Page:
Study Guide

To the Lighthouse Victory

By Virginia Woolf

Victory

Losing personality, one lost the fret, the hurry, the stir; and there rose to her lips always some exclamation of triumph over life when things came together in this peace, this rest, this eternity; and pausing there she looked out to meet that stroke of the Lighthouse, the long steady stroke, the last of the three, which was her stroke, for watching them in this mood always at this hour one could not help attaching oneself to one thing especially of the things one saw; and this thing, the long steady stroke, was her stroke. (1.11.1)

For Mrs. Ramsay, a moment of rest is equivalent to triumphing briefly over life.

"It is a triumph," said Mr. Bankes, laying his knife down for a moment. He had eaten attentively. It was rich; it was tender. It was perfectly cooked. How did she manage these things in the depths of the country? he asked her. She was a wonderful woman. All his love, all his reverence, had returned; and she knew it. (1.17.47)

Mrs. Ramsay has succeeded in serving excellent food at dinner; her triumphs are often of the domestic sort.

Well, let them improve upon that, he thought as he finished the chapter. He felt that he had been arguing with somebody, and had got the better of him. They could not improve upon that, whatever they might say; and his own position became more secure. (1.19.7)

Mr. Ramsay wins a fake argument. Triumph even comes out of non-existent conflicts.

"Yes, you were right. It’s going to be wet tomorrow. You won’t be able to go." And she looked at him smiling. For she had triumphed again. She had not said it: yet he knew. (1.19.27)

In the contest of wills, Mrs. Ramsay wins: she doesn’t tell him that she loves him, but appeases him by allowing him a small trivial victory of his own, seceding he was right about the weather.

The house was left; the house was deserted. It was left like a shell on a sandhill to fill with dry salt grains now that life had left it. The long night seemed to have set in; the trifling airs, nibbling, the clammy breaths, fumbling, seemed to have triumphed. The saucepan had rusted and the mat decayed. Toads had nosed their way in. Idly, aimlessly, the swaying shawl swung to and fro. A thistle thrust itself between the tiles in the larder. The swallows nested in the drawing-room; the floor was strewn with straw; the plaster fell in shovelfuls; rafters were laid bare; rats carried off this and that to gnaw behind the wainscots. Tortoise-shell butterflies burst from the chrysalis and pattered their life out on the window-pane. Poppies sowed themselves among the dahlias; the lawn waved with long grass; giant artichokes towered among roses; a fringed carnation flowered among the cabbages; while the gentle tapping of a weed at the window had become, on winters’ nights, a drumming from sturdy trees and thorned briars which made the whole room green in summer. (2.9.1)

Nature and time are winning against a civilized house.

So that was the story of the Rayleys, Lily thought. She imagined herself telling it to Mrs. Ramsay, who would be full of curiosity to know what had become of the Rayleys. She would feel a little triumphant, telling Mrs. Ramsay that the marriage had not been a success.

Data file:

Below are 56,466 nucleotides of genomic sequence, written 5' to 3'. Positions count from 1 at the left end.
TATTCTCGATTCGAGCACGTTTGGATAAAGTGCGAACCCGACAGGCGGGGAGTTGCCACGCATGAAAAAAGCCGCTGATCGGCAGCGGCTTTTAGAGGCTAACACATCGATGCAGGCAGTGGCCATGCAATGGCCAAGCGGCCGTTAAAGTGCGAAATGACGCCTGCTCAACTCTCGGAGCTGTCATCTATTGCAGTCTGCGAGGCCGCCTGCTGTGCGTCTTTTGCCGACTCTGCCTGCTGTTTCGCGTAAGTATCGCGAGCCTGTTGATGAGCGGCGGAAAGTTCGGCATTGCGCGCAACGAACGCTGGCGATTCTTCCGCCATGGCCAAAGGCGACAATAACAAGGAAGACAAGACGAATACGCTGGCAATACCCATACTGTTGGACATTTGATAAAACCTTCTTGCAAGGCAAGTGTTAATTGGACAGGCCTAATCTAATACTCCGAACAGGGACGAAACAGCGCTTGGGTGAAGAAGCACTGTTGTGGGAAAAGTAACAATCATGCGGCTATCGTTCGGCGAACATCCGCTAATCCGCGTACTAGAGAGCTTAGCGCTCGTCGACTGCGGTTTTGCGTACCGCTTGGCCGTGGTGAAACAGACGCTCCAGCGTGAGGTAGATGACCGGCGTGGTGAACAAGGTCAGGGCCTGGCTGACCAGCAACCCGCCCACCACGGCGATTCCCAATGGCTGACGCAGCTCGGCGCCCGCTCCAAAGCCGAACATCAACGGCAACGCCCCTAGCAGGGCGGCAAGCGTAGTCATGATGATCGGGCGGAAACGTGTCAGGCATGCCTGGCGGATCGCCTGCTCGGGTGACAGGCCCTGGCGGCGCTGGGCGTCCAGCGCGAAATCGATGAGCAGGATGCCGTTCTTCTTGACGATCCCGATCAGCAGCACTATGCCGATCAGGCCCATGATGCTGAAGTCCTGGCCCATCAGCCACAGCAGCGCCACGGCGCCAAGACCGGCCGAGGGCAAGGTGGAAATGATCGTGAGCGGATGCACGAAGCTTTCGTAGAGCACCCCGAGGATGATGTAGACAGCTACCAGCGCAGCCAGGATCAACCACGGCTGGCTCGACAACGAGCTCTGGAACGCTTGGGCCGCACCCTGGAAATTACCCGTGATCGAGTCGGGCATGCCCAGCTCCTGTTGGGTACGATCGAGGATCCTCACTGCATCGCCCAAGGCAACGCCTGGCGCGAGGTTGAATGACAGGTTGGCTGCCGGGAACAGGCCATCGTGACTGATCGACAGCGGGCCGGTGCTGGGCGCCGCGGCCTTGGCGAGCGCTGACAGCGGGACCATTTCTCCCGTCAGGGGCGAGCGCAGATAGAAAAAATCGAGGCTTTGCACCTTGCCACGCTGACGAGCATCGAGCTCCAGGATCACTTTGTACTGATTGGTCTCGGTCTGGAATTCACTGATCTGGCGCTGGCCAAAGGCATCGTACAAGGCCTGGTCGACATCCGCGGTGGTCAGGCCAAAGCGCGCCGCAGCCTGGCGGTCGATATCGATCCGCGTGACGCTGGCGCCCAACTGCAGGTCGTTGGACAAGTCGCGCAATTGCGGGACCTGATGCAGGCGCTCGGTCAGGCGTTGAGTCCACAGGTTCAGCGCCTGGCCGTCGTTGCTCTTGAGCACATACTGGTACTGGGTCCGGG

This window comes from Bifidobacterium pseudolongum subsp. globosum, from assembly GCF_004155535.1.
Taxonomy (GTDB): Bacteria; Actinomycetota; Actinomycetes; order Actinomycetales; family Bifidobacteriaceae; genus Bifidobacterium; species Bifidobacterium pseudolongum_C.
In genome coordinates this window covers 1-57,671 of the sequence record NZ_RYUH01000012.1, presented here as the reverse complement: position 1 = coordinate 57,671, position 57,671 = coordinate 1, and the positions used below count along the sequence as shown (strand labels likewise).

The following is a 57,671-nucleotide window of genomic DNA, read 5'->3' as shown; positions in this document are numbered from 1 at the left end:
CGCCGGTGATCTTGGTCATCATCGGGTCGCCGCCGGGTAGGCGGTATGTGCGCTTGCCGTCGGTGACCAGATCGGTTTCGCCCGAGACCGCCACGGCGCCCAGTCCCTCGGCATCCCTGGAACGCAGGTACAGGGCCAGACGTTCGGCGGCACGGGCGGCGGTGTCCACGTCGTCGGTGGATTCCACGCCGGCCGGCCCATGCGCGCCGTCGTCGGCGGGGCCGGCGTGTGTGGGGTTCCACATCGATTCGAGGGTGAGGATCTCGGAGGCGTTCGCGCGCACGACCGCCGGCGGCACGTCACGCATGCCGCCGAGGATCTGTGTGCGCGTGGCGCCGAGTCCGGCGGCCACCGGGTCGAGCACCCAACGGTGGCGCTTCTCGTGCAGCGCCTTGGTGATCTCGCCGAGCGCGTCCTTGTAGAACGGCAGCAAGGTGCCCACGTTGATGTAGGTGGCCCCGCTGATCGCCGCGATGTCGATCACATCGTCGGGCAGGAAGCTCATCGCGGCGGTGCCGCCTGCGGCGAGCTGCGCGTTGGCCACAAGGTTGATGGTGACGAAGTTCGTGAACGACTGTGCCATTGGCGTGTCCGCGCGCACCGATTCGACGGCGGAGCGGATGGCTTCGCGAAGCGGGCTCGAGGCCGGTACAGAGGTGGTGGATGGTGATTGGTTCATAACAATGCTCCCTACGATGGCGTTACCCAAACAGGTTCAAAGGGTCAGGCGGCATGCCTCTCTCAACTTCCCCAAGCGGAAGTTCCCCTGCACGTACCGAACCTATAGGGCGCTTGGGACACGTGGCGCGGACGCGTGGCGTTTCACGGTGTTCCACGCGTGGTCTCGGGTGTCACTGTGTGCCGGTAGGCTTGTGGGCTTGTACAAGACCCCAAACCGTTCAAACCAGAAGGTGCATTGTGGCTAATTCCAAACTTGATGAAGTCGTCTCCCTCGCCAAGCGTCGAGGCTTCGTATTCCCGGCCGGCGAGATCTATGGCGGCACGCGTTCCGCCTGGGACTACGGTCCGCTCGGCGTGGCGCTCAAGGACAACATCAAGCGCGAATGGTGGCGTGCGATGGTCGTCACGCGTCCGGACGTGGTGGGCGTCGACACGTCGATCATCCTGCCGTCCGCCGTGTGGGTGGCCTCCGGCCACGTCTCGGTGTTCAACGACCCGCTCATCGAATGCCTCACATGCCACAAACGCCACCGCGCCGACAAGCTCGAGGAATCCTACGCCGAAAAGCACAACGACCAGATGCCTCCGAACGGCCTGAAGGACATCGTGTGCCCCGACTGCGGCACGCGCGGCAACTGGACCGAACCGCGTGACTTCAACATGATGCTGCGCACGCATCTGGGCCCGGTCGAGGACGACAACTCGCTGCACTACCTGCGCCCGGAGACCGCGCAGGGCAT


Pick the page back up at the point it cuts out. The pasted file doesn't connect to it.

But the dead, thought Lily, encountering some obstacle in her design which made her pause and ponder, stepping back a foot or so, oh, the dead! she murmured, one pitied them, one brushed them aside, one had even a little contempt for them. They are at our mercy. Mrs. Ramsay has faded and gone, she thought. We can over-ride her wishes, improve away her limited, old-fashioned ideas. She recedes further and further from us. Mockingly she seemed to see her there at the end of the corridor of years saying, of all incongruous things, "Marry, marry!" (sitting very upright early in the morning with the birds beginning to cheep in the garden outside). And one would have to say to her, It has all gone against your wishes. They’re happy like that; I’m happy like this. Life has changed completely. At that all her being, even her beauty, became for a moment, dusty and out of date. For a moment Lily, standing there, with the sun hot on her back, summing up the Rayleys, triumphed over Mrs. Ramsay, who would never know how Paul went to coffee-houses and had a mistress; how he sat on the ground and Minta handed him his tools; how she stood here painting, had never married, not even William Bankes. (3.5.13 - 3.5.14)

Lily feels victorious over Mrs. Ramsay, whose death actually makes it easier to be victorious over.

Then having lighted his pipe he took out his watch. He looked at it attentively; he made, perhaps, some mathematical calculation. At last he said, triumphantly:

"Well done!" James had steered them like a born sailor.

There! Cam thought, addressing herself silently to James. You’ve got it at last. For she knew that this was what James had been wanting, and she knew that now he had got it he was so pleased that he would not look at her or at his father or at any one. There he sat with his hand on the tiller sitting bolt upright, looking rather sulky and frowning slightly. He was so pleased that he was not going to let anybody share a grain of his pleasure. His father had praised him. They must think that he was perfectly indifferent. (3.12.15 – 3.12.17)

James has received a victory in the form of a long-delayed compliment from his father.